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Wrist Bursitis

Wrist Bursitis

What is Wrist Bursitis?

Wrist bursitis is a painful condition that occurs when a bursa in the wrist becomes swollen and inflamed.

A bursa is a small sac that secretes a lubricating liquid called synovial fluid which reduces friction between tissues, acts as a cushion between the muscles, tendons, and bones, and helps lubricate the joints to move freely.

There are more than 150 bursae in the human body. There are two bursae in the wrist, both of which can develop bursitis:

  • Radial bursa
  • Ulnar bursa

Causes | Symptoms | Treatment | Prevention

What Causes Wrist Bursitis?

The most common cause of wrist bursitis is long-term repetitive movements or positions (whether from your job or hobby) that put pressure on the wrist joint.

Other risk factors that increase the likelihood of developing wrist bursitis include:

  • Previous surgery or injury to the wrist
  • Trauma, such as a hard fall on the wrist
  • Bacterial infection, called septic bursitis
  • Inflammatory autoimmune conditions like rheumatoid arthritis, scleroderma, lupus, and gout
  • Thyroid conditions
  • Bone spurs from osteoarthritis
  • Weak wrist muscles
  • Improper technique in sports like tennis and baseball
  • Age – anyone can develop bursitis, but it becomes more common with aging

What are the Signs and Symptoms of Wrist Bursitis?

Wrist bursitis causes swelling, tenderness and pain in areas around the wrist joint, including tendons, ligaments, bursae and muscles.

Depending on the cause of your wrist bursitis, signs and symptoms may include:

  • A noticeable lump over your wrist
  • Achy, stiff wrist
  • Sharp shooting pain or pain that gets worse when you move your wrist or press on it
  • Restricted range of motion
  • Red and warm wrist with or without a fever and chills, if the cause of your wrist bursitis is due to infection

Concerned about symptoms of wrist bursitis? Book an assessment with a physiotherapist today.

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How is Wrist Bursitis Treated?

Treatments for wrist bursitis can include:

  • Applying ice, resting your wrist, and avoiding activities
  • Physiotherapy
  • Medications, including:
    • Topical medications such as creams, sprays, gels or patches
    • Non-steroidal anti-inflammatory drugs (NSAIDs), either prescribed, or over-the-counter, such as Advil, Motrin or Aleve
    • Antibiotics (if your wrist bursitis is caused by an infection)
  • Draining a swollen bursa of excess fluid with a needle and syringe which can then be tested at a lab to determine if the bursa is infected
  • Corticosteroid injections to relieve pain and inflammation (only if the cause is not due to infection)
  • Surgery

Surgical removal of the bursa is very rare. If surgery is necessary after other less invasive treatments have not helped, physiotherapy is an important part of rehabilitation.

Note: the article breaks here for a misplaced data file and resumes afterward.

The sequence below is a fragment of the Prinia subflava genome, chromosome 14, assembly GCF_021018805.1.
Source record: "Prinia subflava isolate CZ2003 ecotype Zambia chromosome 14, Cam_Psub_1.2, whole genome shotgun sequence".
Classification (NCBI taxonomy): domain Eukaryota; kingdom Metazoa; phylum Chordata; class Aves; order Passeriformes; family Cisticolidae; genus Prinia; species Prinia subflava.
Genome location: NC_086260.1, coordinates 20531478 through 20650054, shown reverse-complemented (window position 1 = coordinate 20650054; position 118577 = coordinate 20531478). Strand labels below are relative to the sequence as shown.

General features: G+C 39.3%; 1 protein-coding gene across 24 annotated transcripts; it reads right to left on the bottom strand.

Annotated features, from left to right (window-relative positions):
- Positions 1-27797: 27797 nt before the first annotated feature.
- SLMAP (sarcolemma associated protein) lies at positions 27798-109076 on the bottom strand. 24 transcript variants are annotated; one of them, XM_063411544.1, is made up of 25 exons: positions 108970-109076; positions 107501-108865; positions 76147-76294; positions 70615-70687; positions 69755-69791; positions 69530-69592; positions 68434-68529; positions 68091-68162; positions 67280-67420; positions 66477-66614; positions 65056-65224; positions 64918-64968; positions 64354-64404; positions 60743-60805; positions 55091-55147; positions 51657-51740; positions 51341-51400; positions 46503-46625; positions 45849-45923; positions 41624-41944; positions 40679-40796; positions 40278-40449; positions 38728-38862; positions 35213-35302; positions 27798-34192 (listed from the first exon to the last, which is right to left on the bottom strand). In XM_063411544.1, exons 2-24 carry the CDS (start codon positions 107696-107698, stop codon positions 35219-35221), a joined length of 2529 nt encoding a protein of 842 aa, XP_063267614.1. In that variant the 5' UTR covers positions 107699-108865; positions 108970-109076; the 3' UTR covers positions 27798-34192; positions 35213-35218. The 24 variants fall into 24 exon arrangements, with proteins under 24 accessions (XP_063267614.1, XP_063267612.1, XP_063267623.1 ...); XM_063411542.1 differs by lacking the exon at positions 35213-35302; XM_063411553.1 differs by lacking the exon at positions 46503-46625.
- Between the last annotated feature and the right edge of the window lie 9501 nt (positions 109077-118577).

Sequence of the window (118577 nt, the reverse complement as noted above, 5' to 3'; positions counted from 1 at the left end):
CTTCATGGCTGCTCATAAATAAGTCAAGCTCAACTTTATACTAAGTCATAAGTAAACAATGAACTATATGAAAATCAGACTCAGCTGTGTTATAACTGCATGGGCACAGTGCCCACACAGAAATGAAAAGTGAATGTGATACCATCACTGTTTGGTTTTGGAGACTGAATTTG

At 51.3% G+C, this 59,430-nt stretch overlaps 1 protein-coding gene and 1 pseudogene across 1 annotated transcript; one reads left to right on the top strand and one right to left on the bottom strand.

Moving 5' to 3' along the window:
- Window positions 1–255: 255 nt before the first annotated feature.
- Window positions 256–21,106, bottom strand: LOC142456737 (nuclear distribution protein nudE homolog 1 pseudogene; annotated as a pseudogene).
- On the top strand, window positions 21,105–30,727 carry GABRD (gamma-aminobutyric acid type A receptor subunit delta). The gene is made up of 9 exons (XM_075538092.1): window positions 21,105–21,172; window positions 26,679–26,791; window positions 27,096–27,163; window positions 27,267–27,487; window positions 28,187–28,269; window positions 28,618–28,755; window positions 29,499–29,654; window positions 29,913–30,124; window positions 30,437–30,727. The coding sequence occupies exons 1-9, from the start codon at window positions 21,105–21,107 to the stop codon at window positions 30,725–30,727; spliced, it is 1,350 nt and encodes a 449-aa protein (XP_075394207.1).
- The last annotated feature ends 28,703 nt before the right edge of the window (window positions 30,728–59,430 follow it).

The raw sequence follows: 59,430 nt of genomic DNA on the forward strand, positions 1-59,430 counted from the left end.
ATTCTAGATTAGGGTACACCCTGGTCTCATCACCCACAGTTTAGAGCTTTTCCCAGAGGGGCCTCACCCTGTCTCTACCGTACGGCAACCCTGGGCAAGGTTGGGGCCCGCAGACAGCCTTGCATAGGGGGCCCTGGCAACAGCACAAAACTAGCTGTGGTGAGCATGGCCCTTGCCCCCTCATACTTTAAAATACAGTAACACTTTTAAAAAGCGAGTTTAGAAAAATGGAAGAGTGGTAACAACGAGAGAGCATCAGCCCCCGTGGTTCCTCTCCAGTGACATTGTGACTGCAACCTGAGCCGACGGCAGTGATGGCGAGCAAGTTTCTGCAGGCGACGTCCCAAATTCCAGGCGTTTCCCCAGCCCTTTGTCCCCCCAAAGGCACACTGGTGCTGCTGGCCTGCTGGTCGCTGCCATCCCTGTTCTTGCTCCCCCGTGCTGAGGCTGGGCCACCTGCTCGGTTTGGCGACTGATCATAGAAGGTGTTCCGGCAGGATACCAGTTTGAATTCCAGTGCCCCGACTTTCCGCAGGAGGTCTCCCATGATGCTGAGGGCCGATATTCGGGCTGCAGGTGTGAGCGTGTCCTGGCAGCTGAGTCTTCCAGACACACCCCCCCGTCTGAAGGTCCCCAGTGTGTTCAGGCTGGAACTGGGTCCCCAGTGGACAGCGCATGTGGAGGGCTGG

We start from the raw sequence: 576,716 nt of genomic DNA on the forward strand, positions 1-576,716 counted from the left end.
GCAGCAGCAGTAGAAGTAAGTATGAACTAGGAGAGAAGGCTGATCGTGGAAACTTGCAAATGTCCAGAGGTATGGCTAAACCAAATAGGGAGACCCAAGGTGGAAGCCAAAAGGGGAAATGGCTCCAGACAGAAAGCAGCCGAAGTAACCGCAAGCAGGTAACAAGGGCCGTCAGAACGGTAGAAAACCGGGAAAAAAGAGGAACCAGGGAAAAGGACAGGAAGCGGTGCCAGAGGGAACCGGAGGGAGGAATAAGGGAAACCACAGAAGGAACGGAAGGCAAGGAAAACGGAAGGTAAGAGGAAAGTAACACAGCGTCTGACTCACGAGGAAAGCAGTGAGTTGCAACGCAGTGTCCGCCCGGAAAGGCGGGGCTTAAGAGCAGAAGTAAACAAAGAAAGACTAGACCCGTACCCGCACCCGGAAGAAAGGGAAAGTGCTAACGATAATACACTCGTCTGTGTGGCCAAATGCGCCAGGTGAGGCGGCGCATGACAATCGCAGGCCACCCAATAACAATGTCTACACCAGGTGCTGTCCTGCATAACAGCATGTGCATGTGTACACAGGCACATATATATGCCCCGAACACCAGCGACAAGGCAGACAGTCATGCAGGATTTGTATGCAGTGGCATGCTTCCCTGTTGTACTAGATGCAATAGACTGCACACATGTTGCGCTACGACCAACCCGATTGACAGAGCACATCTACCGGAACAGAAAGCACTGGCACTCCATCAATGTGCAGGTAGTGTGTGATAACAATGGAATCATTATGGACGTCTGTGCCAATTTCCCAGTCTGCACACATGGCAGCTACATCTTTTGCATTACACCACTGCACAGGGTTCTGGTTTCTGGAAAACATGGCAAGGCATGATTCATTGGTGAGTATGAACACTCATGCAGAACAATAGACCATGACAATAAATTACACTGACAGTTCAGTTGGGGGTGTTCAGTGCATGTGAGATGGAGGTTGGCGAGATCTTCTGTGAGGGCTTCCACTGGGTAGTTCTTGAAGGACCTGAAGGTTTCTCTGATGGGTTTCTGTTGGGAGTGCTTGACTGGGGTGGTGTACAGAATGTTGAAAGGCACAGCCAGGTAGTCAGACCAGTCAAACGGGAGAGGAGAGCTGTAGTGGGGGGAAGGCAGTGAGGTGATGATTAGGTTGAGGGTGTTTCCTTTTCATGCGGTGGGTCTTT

Physiotherapy for Wrist Bursitis

Physiotherapy is a drug-free and non-surgical treatment that focuses on reducing pain and swelling, regaining strength, increasing joint mobility and function, and preventing recurrence. 

At pt Health, you’ll receive a thorough assessment which addresses the source of your problem.

Depending on your individual needs, physiotherapy for wrist bursitis can include:

Are you seeking physiotherapy for wrist bursitis treatment? Book an assessment today.

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Can Wrist Bursitis Go Away on Its Own?

Depending on the cause, wrist bursitis can get better on its own within a few weeks with at-home treatments in conjunction with modifying your daily habits, including:

  • Applying heat and cold therapy appropriately
  • Resting your wrist in between workouts and repetitive actions (only resume these activities once pain and swelling are under control)
  • Minimizing actions that put stress on your wrist, like writing, typing, gardening, playing a musical instrument, lifting weights, or baseball (until pain and swelling are under control)
  • Using assistive devices such as jar openers, key turners, and large zipper pulls; using kitchen utensils and tools with larger handles
  • Replacing door knobs with levers that you push down on, not turn
  • Wearing a wrist brace, sleeve, or glove to support the wrist while sleeping or doing repetitive motions during the day, making sure to alternate activities with rest

However, repeated flare-ups are common, so if the above measures don’t resolve your symptoms, you may want to consult a physiotherapist for a custom treatment plan to address your unique concerns.

Can You Prevent Wrist Bursitis?

There are steps you can take to prevent or reduce the chance of developing wrist bursitis, including:

  • Exercising regularly, including stretching exercises such as yoga or tai chi (at least 30 minutes every day)
  • Warming up before exercising or playing sports, and cooling down afterward
  • Eating an anti-inflammatory diet (avoiding processed and refined foods and sugar)
  • Maintaining a healthy weight (which reduces joint strain and pain, and increases mobility and energy)

Book a Physiotherapy Consult for Wrist Bursitis Today

Concerned about symptoms of wrist bursitis? Book an assessment with a physiotherapist today.

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